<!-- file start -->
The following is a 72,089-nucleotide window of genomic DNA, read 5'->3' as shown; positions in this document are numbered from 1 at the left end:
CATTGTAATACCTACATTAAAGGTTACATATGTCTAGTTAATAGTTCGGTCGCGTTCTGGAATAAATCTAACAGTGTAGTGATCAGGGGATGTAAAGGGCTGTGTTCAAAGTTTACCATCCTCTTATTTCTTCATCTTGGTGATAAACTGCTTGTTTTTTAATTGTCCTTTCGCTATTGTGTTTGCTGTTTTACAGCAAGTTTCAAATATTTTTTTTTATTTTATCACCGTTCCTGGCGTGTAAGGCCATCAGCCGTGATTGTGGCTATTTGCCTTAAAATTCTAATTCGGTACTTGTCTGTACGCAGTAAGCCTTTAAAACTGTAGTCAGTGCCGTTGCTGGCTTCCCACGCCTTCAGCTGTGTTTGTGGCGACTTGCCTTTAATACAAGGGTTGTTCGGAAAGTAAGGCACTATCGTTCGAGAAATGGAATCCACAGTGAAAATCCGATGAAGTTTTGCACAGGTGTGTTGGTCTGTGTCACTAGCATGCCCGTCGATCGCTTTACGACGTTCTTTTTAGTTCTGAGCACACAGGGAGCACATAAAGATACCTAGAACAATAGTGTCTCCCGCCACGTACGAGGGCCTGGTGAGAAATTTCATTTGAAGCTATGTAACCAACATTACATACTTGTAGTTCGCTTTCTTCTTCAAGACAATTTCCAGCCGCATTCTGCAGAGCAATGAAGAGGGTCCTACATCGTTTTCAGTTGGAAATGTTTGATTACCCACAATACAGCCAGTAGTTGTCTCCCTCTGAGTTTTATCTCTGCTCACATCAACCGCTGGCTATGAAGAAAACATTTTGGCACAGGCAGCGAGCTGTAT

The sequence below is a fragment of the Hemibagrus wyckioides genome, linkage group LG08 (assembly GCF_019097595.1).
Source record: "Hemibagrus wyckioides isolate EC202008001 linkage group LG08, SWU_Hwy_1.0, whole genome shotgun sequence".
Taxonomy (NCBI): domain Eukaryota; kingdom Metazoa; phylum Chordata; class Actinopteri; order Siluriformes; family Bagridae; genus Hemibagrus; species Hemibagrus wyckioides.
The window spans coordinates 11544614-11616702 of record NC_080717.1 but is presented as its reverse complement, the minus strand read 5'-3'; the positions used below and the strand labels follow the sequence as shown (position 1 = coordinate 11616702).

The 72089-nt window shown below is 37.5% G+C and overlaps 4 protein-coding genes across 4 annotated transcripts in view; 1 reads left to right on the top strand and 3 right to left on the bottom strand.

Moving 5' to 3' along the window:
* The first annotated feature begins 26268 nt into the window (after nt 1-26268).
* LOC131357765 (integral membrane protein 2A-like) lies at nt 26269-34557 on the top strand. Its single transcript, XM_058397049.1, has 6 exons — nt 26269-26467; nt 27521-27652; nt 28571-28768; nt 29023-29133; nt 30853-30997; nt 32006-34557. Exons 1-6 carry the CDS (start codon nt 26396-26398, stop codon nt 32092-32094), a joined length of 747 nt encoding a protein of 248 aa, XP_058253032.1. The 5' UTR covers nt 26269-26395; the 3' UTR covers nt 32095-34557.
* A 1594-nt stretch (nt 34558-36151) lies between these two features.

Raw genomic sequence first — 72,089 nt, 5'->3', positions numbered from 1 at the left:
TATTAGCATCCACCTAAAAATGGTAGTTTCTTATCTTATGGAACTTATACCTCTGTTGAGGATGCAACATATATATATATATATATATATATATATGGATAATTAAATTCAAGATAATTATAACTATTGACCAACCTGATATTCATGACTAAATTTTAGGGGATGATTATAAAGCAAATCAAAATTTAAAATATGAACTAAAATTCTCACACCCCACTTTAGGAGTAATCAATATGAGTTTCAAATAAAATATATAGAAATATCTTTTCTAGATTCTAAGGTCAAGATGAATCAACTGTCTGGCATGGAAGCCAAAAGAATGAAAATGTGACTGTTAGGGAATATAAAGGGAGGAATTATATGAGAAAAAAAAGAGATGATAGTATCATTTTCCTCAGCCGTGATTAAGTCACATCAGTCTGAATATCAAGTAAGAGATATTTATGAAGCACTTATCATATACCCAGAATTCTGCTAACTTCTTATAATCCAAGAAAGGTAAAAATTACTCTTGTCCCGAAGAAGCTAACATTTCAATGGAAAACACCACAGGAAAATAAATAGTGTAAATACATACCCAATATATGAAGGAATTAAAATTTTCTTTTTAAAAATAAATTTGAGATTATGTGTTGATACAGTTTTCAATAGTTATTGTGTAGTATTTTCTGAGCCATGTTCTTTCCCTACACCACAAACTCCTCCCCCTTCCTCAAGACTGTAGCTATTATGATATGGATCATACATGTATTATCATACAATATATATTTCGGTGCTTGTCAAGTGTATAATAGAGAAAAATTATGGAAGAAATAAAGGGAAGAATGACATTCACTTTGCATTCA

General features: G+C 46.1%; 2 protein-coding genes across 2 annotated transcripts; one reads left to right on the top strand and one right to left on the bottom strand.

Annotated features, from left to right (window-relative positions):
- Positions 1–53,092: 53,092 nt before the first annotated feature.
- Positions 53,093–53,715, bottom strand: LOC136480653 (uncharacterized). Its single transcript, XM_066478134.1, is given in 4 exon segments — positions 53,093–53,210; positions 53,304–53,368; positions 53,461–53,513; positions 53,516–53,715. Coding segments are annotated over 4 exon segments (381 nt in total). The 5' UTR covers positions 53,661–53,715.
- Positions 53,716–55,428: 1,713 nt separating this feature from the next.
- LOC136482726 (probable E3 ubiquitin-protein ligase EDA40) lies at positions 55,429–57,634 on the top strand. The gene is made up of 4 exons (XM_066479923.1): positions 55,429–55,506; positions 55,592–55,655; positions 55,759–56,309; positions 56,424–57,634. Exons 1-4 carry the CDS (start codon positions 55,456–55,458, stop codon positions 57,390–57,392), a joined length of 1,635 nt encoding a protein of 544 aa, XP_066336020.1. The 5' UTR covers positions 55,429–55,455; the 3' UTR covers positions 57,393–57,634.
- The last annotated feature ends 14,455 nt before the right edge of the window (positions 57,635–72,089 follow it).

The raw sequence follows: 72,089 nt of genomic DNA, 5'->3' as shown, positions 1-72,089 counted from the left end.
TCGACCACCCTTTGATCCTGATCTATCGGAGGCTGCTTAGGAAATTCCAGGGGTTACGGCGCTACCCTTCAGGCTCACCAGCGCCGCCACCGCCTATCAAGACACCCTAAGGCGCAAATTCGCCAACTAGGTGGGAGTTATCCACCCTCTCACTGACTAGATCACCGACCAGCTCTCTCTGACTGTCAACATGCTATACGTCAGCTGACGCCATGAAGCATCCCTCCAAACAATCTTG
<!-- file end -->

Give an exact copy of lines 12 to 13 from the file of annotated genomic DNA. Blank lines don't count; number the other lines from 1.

Raw genomic sequence first — 72,089 nt, 5'->3', positions numbered from 1 at the left:
TATTAGCATCCACCTAAAAATGGTAGTTTCTTATCTTATGGAACTTATACCTCTGTTGAGGATGCAACATATATATATATATATATATATATATATGGATAATTAAATTCAAGATAATTATAACTATTGACCAACCTGATATTCATGACTAAATTTTAGGGGATGATTATAAAGCAAATCAAAATTTAAAATATGAACTAAAATTCTCACACCCCACTTTAGGAGTAATCAATATGAGTTTCAAATAAAATATATAGAAATATCTTTTCTAGATTCTAAGGTCAAGATGAATCAACTGTCTGGCATGGAAGCCAAAAGAATGAAAATGTGACTGTTAGGGAATATAAAGGGAGGAATTATATGAGAAAAAAAAGAGATGATAGTATCATTTTCCTCAGCCGTGATTAAGTCACATCAGTCTGAATATCAAGTAAGAGATATTTATGAAGCACTTATCATATACCCAGAATTCTGCTAACTTCTTATAATCCAAGAAAGGTAAAAATTACTCTTGTCCCGAAGAAGCTAACATTTCAATGGAAAACACCACAGGAAAATAAATAGTGTAAATACATACCCAATATATGAAGGAATTAAAATTTTCTTTTTAAAAATAAATTTGAGATTATGTGTTGATACAGTTTTCAATAGTTATTGTGTAGTATTTTCTGAGCCATGTTCTTTCCCTACACCACAAACTCCTCCCCCTTCCTCAAGACTGTAGCTATTATGATATGGATCATACATGTATTATCATACAATATATATTTCGGTGCTTGTCAAGTGTATAATAGAGAAAAATTATGGAAGAAATAAAGGGAAGAATGACATTCACTTTGCATTCA